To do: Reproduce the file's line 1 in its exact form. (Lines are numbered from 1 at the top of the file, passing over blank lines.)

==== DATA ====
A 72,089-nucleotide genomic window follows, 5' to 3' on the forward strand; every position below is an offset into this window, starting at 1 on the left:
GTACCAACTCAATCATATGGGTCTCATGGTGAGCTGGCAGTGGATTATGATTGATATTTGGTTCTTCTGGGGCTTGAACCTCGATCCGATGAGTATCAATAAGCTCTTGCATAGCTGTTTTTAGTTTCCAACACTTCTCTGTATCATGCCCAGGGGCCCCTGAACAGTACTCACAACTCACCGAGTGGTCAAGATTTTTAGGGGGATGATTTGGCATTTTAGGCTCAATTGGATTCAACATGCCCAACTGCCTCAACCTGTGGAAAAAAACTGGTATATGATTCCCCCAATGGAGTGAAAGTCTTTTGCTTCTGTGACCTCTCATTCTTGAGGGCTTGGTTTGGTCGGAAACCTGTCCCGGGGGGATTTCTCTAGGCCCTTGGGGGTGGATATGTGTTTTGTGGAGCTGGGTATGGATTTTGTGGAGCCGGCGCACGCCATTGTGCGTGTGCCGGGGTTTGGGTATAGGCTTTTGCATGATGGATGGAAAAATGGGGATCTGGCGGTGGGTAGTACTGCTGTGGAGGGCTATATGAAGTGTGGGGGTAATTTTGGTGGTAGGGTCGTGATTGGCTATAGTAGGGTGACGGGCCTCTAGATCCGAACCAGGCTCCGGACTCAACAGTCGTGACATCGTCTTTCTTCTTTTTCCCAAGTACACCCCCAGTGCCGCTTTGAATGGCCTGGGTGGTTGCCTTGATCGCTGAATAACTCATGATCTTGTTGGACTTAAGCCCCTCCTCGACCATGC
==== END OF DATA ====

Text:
A 72,089-nucleotide genomic window follows, 5' to 3' on the forward strand; every position below is an offset into this window, starting at 1 on the left: